Summer Parties Made Easy Despite RA

Minimize joint pain and fatigue while enjoying everything a barbecue has to offer.

Diana Bierman
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Setting up, grilling, time on your feet—it’s enough to make you shy away from hosting a cookout altogether. But it doesn’t have to be so exhausting! We asked certified hand therapist Debbie Amini, EdD, OTR/L, CHT, from the department of occupational therapy at East Carolina University in Greenville, NC, for tips to help your party go smoothly. Here’s how to sidestep joint pain and fatigue while enjoying everything a barbecue has to offer—food, friends and fun! 


  • Think shortcuts. “Buy preformed hamburgers and precut chicken parts to decrease the need to form loose meat or butcher chickens,” explains Dr. Amini. “Buy smaller or precut steaks to reduce the weight when grilling, premade salads to reduce chopping and condiments in smaller bottles for less weight and easier-to-hold packaging.”
  • Hold your plate like this. Dr. Amini advises using both hands with your palms turned up, fingers straight under the plate, with thumbs securing the edges. “The wrong position could put undue stress on delicate hand joints.”
  • Save steps while grilling. Conserve your energy by putting your tools, ingredients and tableware onto a rolling cart so you can avoid making trips back and forth to the kitchen. “But keep it manageable with consideration to where the cart needs to go,” cautions Dr. Amini. “If you have to move items over a door jam or up or down steps, you may consider placing items in a box, a lightweight baking pan or a stiff shopping basket that can be carried.”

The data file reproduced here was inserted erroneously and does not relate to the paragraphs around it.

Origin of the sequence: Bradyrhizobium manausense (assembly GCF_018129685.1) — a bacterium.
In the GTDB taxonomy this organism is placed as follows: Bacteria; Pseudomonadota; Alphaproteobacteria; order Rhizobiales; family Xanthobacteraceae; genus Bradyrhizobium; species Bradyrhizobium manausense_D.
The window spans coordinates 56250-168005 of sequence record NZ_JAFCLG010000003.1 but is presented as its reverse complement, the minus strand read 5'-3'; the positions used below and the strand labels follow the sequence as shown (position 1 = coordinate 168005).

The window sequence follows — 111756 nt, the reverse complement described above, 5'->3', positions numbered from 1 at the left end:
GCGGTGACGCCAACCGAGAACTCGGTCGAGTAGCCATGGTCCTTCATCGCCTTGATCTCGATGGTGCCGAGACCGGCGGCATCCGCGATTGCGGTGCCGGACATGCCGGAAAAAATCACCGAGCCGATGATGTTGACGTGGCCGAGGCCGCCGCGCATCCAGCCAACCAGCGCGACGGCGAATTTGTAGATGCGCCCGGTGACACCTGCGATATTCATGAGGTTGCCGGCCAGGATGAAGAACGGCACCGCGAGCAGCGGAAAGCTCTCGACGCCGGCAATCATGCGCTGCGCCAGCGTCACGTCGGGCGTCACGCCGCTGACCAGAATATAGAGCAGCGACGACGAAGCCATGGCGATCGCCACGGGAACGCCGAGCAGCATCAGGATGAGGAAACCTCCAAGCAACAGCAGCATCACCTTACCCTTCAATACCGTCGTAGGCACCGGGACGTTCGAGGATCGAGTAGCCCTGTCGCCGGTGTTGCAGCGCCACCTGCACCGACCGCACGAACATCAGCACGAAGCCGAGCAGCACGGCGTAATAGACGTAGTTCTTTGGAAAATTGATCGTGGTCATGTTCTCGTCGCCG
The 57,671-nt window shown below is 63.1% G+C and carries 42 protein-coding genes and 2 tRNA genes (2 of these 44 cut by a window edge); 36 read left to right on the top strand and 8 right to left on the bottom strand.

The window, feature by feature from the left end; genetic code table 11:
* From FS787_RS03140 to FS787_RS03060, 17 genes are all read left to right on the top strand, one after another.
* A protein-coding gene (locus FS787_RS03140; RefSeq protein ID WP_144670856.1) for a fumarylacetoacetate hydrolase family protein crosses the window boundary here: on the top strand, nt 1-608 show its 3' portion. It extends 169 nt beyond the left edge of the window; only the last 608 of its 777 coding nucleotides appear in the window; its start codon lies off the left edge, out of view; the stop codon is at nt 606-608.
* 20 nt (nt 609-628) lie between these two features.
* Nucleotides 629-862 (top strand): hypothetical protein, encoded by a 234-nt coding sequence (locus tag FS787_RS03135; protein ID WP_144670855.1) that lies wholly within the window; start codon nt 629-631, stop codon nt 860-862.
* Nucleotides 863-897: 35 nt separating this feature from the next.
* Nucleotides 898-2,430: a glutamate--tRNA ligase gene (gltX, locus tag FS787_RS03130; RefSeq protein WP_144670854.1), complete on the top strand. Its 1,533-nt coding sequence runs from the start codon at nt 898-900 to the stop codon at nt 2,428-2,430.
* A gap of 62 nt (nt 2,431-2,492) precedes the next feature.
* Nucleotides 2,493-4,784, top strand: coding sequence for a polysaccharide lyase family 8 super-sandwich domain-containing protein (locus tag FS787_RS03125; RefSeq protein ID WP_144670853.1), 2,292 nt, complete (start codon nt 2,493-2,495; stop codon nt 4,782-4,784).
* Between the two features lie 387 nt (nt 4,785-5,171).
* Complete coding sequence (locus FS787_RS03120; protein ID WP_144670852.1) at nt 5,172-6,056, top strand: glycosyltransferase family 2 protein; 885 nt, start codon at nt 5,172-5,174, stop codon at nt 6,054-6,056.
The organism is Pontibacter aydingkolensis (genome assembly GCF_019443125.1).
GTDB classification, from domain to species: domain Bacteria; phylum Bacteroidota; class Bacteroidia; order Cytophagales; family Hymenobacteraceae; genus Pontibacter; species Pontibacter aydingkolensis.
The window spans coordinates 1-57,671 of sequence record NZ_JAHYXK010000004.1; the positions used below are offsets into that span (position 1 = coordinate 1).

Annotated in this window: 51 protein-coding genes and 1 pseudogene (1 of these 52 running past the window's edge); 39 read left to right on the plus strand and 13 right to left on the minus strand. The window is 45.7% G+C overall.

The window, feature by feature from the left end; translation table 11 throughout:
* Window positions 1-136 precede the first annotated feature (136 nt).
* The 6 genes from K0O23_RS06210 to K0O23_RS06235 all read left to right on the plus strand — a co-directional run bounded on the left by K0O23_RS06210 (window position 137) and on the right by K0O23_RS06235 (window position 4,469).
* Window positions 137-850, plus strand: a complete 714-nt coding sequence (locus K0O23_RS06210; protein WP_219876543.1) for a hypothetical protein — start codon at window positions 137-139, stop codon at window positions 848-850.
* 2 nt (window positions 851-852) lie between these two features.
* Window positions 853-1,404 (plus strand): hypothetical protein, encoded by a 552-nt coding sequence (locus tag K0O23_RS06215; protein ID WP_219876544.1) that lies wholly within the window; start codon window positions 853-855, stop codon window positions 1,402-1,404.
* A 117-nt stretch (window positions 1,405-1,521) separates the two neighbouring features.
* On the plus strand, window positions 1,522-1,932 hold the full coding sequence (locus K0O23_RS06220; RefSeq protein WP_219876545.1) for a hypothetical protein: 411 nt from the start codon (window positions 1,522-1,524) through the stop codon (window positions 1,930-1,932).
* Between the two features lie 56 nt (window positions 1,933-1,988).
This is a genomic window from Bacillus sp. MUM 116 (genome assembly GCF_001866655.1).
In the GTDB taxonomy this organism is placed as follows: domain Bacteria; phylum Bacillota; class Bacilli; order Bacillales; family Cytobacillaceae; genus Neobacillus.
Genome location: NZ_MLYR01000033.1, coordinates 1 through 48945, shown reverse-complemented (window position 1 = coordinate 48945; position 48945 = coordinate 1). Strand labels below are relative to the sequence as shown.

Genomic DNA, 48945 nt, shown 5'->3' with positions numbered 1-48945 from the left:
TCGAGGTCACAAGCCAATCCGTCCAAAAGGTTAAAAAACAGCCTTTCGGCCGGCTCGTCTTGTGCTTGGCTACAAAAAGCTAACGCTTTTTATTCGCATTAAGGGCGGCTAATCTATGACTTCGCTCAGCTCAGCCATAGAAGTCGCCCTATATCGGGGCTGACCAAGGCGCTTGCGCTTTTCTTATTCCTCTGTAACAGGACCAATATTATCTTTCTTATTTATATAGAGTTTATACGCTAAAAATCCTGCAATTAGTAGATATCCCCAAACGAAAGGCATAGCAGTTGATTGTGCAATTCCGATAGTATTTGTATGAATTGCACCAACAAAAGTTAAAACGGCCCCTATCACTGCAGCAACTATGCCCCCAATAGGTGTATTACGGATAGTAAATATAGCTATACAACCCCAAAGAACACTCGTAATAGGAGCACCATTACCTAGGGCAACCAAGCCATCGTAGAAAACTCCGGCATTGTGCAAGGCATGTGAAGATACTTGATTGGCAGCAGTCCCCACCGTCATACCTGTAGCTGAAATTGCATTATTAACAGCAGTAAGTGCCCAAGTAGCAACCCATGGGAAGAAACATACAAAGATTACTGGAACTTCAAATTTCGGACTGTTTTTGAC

• Get joint-friendly tools. “Use strainers that can be secured in a sink so that two hands can be used to strain water from pasta if you’re making pasta salad,” says Dr. Amini. If hand pain makes it hard to use a cutting knife, try a smaller, more manageable one like a 6-inch chef’s knife with a light, plastic handle. You can make a thick, comfortable grip for any utensil by wrapping the handle with a dishcloth and rubber band.
  • Make cleanup a breeze. “Select paper products that aren’t flimsy and don’t absorb liquid,” suggests Dr. Amini. “And if possible, choose plates that have a cup holder so that all items can be carried at the same time.” Or use a plastic tablecloth and just bundle up all the corners after guests leave to toss disposable dinnerware in one shot.


  • Adjust your handshake. Grab your guest’s hand with both of yours. “A two-handed handshake is less stressful than a regular handshake, where there is potential for a well-meaning friend to move your hand too vigorously or squeeze too hard,” says Dr. Amini.
  • Try this phrase while mingling. “Why don’t we go sit down?” Most people will welcome the suggestion to take a load off. Then look for a comfortable, high seat—climbing out of a low-lying chair can strain your knees and hips!
  • Tap their cooking skills. Don’t be shy about asking guests to bring their signature dish, especially salads or side dishes that involve a lot of chopping (it’ll save your hands and wrists!). They’ll be flattered when you say, “I love your [cole slaw, potato salad, etc.]. Would you mind making it for the party?” 
March 2013